Walker resigned in 1932 after an investigation conducted by Samuel Seabury found that many of La Guardia's charges against the mayor and his administration were true. La Guardia ran again, this time as a Republican-fusion candidate, making corruption his main issue. La Guardia was elected in a three-way race. Taking office January 1, 1934, La Guardia made ending corruption in government and racketeering in business a top priority. La Guardia's first action as mayor was to order the police to arrest mobster Charlie "Lucky" Luciano. In a radio address, La Guardia declared war on gangsters, saying, "Let's drive the bums out of town." La Guardia attacked Frank Costello's slot machine empire and had thousands of the machines confiscated by the police. In a media event, the mayor took a sledgehammer to some of the "one-armed bandits" and had them dumped off a barge into the East River. Relying on a provision of the New York City charter that designated the mayor as a "magistrate," La Guardia occasionally heard criminal cases in the magistrate's court, which had jurisdiction over petty crimes. La Guardia also succeeded in shutting down the burlesque theaters, whose risqué shows offended him.
La Guardia's war against Luciano eventually succeeded as Thomas E. Dewey, the special investigator for organized crime, was able to convict the first boss of the Genovese crime family of heading a prostitution ring. Luciano was sentenced to a 30-to-50-year term (he would be paroled in 1946, with the stipulation that he leave the United States for Sicily).
However, despite the mayor's bluster against organized crime, biographer Thomas Kessner observed in 1989 that
incantations against punks and tinhorns won headlines, and La Guardia's support for abusing known criminals encouraged the police, but the fireworks did not significantly impede the growth of underworld racketeering.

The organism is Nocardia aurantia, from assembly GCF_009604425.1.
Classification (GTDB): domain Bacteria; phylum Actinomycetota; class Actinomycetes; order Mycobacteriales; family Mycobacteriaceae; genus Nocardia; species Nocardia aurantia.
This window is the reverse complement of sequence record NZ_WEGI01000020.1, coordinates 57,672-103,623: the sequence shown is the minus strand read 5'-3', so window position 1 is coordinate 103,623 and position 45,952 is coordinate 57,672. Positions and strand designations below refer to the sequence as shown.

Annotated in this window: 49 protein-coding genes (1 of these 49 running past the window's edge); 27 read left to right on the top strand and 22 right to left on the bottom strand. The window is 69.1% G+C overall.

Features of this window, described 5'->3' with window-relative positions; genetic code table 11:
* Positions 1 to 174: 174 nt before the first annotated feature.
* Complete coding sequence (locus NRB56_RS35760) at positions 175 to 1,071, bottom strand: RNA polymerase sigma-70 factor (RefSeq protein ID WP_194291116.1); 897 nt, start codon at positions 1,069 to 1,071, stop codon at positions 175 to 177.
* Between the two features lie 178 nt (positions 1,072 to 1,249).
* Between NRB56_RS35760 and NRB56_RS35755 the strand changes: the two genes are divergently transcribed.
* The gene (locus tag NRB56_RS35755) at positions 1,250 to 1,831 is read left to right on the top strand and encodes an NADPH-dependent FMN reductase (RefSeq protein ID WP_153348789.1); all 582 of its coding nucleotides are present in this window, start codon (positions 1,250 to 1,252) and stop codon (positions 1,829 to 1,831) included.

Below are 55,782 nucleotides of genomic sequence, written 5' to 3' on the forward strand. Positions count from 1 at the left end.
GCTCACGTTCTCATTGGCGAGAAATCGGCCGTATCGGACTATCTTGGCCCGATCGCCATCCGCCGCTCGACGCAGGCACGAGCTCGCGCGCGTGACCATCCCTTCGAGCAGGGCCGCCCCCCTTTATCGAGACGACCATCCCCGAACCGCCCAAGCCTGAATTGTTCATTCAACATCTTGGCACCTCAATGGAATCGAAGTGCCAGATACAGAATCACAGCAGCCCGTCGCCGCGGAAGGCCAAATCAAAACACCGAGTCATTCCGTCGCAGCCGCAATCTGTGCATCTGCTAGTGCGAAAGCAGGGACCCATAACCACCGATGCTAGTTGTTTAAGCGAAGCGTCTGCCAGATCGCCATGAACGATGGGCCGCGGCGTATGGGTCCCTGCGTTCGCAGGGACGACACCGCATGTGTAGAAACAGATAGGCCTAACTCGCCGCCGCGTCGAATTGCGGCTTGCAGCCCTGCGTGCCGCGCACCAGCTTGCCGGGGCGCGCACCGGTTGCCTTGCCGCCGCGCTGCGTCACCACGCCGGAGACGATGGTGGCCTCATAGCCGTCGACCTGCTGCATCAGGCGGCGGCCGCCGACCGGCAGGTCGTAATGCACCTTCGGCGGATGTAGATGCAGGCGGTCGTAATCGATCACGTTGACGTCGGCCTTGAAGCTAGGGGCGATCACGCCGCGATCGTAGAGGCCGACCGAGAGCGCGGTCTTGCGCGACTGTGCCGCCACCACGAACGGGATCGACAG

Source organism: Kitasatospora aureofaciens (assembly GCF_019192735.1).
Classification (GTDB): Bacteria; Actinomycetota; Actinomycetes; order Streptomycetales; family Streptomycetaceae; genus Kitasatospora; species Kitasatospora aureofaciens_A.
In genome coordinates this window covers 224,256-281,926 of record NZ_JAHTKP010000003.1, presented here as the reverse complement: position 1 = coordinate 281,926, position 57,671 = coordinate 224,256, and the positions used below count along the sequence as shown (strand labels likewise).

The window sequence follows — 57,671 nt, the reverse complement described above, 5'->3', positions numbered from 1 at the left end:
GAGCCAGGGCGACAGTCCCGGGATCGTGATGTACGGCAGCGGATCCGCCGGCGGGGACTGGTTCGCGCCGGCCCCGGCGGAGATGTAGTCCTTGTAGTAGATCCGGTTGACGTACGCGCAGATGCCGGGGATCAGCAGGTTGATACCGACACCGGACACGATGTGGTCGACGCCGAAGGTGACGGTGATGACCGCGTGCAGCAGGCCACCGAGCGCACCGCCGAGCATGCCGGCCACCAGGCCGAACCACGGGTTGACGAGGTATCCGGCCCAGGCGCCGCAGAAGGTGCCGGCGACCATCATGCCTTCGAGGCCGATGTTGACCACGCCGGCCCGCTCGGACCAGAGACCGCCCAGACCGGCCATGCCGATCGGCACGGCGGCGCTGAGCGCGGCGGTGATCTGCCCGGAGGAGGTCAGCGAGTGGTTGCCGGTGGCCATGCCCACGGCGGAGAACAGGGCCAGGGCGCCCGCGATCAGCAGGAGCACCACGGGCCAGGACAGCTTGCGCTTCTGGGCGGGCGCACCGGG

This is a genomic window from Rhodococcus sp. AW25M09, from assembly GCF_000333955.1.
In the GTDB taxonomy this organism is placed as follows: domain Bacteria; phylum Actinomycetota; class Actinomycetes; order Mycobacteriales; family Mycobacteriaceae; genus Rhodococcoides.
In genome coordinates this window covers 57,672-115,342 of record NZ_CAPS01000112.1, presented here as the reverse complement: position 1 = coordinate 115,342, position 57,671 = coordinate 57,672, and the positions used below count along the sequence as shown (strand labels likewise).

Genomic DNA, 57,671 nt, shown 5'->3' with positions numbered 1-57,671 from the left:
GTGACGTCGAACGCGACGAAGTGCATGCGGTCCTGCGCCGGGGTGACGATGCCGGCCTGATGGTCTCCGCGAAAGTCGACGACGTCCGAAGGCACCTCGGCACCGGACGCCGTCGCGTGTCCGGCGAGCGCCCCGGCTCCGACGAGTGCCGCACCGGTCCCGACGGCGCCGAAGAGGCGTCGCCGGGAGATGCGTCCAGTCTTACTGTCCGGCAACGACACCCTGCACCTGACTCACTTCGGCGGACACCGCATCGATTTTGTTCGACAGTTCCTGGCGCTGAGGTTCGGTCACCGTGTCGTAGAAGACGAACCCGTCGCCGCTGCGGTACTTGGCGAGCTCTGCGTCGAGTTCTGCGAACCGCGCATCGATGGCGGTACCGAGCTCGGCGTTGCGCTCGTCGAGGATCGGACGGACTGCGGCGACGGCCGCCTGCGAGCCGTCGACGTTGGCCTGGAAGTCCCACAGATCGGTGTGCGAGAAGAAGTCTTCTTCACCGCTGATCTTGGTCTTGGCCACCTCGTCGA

La Guardia was re-elected in 1937 and 1941. In 1945, he decided not to seek a fourth term. La Guardia served as president of the U.S. Conference of Mayors (1936–45), U.S. director of the Office of Civilian Defense (1941–42), chairman of the U.S. section of the Permanent Joint Board on Defense (1940–46), special U.S. ambassador to Brazil (1946), and director general of the United Nations Relief and Rehabilitation Administration (1946). La Guardia died of pancreatic cancer at his home in the Riverdale neighborhood of the Bronx on September 20, 1947.
See Also: Adair v. United States; Corruption, History of; Dewey, Thomas E.; Gambling; Luciano, "Lucky"; New York; New York City; Organized Crime, History of..
- Fiorello La Guardia: Ethnicity and Reform. Arlington Heights, IL: Harlan Davidson, 1993.
- The Great Mayor: Fiorello La Guardia and the Making of the City of New York. New York: St. Martin's Press, 2003. .
- The La Guardia Years: Machine and Reform Politics in New York City. New Brunswick, NJ: Rutgers University Press, 1961. .
- When La Guardia Was Mayor: New York's Legendary Years. New York: W. W. Norton, 1978. .
- The Napoleon of New York: Mayor Fiorello La Guardia. Hoboken, NJ: John Wiley & Sons, 2002. .
- Fiorello: His Honor, the Little Flower. New York: Atheneum, 1981. .
- Fiorello H. La Guardia and the Making of Modern New York. New York: McGraw-Hill, 1989. .